Former EMU President John W. Porter dies at age 80

Porter, who died June 27, served as Eastern Michigan University’s 17th president from 1979-89 and was known for establishing the College of Technology, record enrollment growth, strengthening and adding academic programs, building the Rec/IM facility and creating the College of Business in downtown Ypsilanti.

Porter was unanimously elected July 17, 1979 as EMU’s first African-American president in a special meeting of the Board of Regents; he replaced former EMU President James Brickley, who left the university to become Michigan’s lieutenant governor in January 1979.

The presidential candidate search lasted almost a year (the position was first posted Aug. 31, 1978) and cost the state of Michigan about $10,000 according to former Regent Richard Robb, as reported by The Eastern Echo in July 1979.

Porter initially withdrew his candidacy for the position Jan. 5, 1979 saying he could not be president of a university so divided, as there was contention over the selection process. Some faculty and students believed the regents had already preselected the next president and would effectively ignore faculty and student input on the potential candidates.

In response to the Board of Regents selecting the presidential search committee members, former Student Body President Judy Keenan told The Echo in August 1978, “Having the regents choose the [search committee] members totally destroys the purpose of having student impact in the screening process. Student members should be chosen by students.”

Porter, one of the initial 75 presidential applicants, later said he would re-enter as a candidate if the search process was acceptable to all those on campus, and ended up interviewing for the position May 30th and 31st.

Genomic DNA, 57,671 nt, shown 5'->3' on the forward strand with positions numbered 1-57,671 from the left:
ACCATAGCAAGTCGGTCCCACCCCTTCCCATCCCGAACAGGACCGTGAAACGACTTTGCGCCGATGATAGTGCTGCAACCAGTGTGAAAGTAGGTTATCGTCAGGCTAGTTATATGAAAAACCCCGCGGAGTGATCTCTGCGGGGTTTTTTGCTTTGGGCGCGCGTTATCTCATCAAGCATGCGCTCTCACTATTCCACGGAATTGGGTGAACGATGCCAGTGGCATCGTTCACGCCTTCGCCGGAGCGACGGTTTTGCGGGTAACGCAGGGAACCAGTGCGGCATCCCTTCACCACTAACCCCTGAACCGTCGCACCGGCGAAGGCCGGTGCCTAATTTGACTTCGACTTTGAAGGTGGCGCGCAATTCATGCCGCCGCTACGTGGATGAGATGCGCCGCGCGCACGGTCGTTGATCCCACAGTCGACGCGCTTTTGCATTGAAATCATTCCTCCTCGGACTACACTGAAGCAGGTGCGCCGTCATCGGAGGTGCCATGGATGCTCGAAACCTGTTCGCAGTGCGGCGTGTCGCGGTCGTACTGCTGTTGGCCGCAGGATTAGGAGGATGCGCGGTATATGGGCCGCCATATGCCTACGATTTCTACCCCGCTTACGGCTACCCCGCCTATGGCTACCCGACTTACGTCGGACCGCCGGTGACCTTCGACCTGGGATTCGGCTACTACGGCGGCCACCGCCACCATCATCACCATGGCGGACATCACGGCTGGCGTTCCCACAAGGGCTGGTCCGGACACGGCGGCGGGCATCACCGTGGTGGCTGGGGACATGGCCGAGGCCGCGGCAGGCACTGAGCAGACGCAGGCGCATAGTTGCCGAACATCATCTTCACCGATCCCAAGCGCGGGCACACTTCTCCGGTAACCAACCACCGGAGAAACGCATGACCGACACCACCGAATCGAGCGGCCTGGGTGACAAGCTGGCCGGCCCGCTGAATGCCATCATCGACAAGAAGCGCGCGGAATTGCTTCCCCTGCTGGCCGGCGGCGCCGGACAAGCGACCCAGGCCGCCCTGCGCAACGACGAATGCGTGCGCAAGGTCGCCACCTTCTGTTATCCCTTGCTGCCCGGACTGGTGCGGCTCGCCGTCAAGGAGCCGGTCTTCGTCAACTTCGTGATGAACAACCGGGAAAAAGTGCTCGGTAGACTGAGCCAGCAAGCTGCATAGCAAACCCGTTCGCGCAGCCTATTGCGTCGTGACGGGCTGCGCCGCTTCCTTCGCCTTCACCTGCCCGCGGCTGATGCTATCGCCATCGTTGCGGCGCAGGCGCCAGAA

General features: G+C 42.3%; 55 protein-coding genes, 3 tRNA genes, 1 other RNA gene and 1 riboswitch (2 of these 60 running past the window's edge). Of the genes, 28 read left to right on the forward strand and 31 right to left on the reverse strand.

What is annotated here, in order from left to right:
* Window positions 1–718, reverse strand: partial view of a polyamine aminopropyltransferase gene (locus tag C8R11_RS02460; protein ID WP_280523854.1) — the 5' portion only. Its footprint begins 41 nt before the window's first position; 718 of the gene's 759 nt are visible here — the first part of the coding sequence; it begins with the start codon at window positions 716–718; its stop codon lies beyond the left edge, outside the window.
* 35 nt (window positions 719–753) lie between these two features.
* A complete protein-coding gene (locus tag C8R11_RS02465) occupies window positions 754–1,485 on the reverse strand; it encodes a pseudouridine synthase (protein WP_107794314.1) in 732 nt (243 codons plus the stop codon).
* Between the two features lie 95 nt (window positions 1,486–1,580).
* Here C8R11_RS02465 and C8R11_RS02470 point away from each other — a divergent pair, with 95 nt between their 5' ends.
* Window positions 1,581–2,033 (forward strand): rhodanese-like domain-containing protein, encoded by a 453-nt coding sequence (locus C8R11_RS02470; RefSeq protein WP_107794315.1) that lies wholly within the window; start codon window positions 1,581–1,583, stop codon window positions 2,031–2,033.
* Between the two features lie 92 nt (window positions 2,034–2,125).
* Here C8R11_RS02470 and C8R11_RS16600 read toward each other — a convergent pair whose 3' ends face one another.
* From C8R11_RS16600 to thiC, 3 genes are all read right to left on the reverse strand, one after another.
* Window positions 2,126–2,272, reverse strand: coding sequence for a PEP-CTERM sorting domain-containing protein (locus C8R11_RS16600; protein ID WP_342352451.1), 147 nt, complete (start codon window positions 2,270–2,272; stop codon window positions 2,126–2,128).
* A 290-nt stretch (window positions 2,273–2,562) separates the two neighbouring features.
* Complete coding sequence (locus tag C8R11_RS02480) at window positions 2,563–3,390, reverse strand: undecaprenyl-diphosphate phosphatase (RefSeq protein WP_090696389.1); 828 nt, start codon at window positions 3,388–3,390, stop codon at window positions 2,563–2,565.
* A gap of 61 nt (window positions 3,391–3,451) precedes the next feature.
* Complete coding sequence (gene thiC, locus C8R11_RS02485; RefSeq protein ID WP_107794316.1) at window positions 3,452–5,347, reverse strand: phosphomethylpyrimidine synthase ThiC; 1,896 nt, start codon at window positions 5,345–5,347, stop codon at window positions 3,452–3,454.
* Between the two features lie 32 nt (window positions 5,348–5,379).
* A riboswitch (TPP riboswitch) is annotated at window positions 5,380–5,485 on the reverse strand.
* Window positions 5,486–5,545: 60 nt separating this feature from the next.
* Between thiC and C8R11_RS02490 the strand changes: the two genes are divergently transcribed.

“If you recall the developments, I … was not interested in being selected unless I could be evaluated by the faculty, staff and students,” Porter told The Echo in July 1979.

During Porter’s ten-year administration he reversed declining enrollment, with an increase of 28 percent from 1980 to 1987; gained university accreditation by the North Central Association of Colleges and Secondary Schools; was credited with revitalizing intercollegiate athletics, with the football team winning the Mid-American Conference Championship and the California Bowl in 1987; and created the university’s first doctorate program, which was in educational leadership.

Current EMU Board of Regents Chairman Roy Wilbanks, who worked closely with Porter during his time at EMU, said Porter was a great leader and supporter of urban education in Michigan.

“While his 10 years at Eastern might be considered a small part of his career, it was a very important time for Eastern. He led [a] decade of advancement, stabilizing enrollment following a downturn and bringing new respect and vitality to the university. His impact at Eastern lives with us today,” Wilbanks said in a press release by EMU’s Executive Director of Media Relations Geoff Larcom.

Porter was born Aug. 13, 1931 in Fort Wayne, Ind. where he graduated from Fort Wayne Central High School, as a member of the National Honor Society and an all-city athlete.